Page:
Fluid and Heat Cloaking Devices
While it seems that we are still a long way away from the cloaking devices seen in Star Trek, electromagnetic cloaking using metamaterials is now possible, at least in the laboratory. Not to be outdone, fluid flow and heat transfer have also recently joined the cloaking party.
Reducing the wake signature of submarines continues to be of great interest to the military in their quest for the perfect run-silent run-deep stealth vehicle. To neutralize the wake around a submarine researchers are proposing a large array of small jets that can suck and blow water as needed to counter the disturbance of the water due to the submarine's movement. For such a fluid cloak to work it would require a sophisticated control system that could monitor the flow field around the submarine and then in real-time direct the correct response of the water jets. I see a big role for CFD, first in evaluating whether it's possible to neutralize a wake. If it is, then CFD has more to do in determining the rules for the control system upfront or, more interestingly, in real-time as the submarine moves.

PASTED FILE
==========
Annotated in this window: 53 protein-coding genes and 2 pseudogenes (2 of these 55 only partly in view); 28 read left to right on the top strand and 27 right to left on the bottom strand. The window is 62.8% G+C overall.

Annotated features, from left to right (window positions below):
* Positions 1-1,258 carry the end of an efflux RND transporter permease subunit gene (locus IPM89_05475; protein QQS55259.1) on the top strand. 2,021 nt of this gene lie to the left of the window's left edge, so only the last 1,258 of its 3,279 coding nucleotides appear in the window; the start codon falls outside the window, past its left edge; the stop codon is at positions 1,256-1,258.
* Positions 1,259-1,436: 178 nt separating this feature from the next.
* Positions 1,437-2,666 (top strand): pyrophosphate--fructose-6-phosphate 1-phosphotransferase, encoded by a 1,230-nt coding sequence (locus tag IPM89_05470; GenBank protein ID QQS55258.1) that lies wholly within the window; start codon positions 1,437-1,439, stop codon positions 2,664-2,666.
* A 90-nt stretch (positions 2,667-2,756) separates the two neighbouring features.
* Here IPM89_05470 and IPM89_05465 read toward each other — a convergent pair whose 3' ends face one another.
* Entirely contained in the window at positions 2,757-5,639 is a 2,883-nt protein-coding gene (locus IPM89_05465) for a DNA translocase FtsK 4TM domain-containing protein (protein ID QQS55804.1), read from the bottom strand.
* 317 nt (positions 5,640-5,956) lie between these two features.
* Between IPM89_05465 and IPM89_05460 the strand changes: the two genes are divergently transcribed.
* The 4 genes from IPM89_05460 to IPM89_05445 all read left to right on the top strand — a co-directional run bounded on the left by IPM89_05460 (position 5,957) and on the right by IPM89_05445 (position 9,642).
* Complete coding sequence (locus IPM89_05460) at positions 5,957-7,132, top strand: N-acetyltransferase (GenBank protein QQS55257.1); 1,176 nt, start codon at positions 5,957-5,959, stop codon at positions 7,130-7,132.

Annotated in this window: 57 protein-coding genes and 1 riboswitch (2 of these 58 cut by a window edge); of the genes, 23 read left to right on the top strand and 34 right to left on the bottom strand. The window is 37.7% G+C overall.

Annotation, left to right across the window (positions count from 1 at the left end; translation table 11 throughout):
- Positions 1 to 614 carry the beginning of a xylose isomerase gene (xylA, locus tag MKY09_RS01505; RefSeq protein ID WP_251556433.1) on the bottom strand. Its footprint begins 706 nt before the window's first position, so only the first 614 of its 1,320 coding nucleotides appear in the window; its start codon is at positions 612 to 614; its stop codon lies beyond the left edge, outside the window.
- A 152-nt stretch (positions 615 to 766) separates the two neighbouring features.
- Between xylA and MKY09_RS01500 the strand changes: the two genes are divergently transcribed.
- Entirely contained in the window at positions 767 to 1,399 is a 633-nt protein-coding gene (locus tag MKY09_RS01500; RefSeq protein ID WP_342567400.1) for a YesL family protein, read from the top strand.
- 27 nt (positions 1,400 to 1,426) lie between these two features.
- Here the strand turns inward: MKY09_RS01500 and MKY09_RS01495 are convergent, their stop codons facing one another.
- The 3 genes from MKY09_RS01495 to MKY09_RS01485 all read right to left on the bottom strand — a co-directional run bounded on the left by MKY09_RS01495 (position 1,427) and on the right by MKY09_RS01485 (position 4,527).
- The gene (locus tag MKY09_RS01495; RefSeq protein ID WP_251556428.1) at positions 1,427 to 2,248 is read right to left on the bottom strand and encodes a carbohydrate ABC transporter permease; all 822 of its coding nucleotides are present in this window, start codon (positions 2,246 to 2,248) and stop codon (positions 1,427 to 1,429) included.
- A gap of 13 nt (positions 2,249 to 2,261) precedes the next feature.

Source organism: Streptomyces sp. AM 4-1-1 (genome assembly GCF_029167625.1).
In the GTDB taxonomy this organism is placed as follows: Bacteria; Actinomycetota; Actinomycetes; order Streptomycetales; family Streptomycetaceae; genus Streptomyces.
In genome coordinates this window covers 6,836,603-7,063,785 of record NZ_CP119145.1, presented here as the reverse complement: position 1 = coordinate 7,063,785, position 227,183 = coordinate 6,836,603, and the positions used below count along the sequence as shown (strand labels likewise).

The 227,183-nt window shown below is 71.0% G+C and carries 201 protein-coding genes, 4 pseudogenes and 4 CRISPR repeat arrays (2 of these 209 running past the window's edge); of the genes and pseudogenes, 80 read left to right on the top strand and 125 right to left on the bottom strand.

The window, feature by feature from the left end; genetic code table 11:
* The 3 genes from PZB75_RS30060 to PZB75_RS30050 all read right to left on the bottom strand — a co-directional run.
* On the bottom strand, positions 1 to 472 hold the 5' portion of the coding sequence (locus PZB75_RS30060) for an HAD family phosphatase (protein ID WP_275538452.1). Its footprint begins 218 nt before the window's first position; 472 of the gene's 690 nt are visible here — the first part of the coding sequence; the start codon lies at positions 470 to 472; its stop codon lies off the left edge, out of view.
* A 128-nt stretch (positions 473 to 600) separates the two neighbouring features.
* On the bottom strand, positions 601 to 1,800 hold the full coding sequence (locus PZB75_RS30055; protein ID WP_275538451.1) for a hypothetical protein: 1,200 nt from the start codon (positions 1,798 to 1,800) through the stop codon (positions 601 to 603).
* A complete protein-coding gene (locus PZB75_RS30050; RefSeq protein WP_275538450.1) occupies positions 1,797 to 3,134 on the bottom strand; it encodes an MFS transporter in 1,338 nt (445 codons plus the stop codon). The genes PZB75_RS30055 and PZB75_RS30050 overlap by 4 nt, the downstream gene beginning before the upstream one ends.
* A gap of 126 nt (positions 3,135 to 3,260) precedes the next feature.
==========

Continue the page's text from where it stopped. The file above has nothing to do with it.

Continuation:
Inspired by the recent advances in electromagnetic cloaking, French researchers have proposed an analogous cloaking theory for heat. Their idea is that using layers of materials configured with specific thermal diffusivity it is feasible to deflect heat around objects. They also propose that the technique can be used to concentrate heat where required. How did they develop this theory? With numerical heat transfer simulations.
The Future's Bright
Clearly Star Trek has blazed the trail on what might be possible in the future and now with the aid of numerical simulations the pace of advancement is quickening as more people get to play with ideas in virtual sandboxes.
- Fluid cloaking sources: New Scientist and Popular Science
- Heat cloaking sources: BBC and The Register
- Heat cloaking paper: Sebastien Guenneau, Claude Amra, and Denis Veynante, Transformation thermodynamics: cloaking and concentrating heat flux, Optics Express, Vol. 20, Issue 7, pp. 8207-8218 (2012)
- Your own virtual sandbox: Fluid flow and heat transfer tutorial for Caedium Professional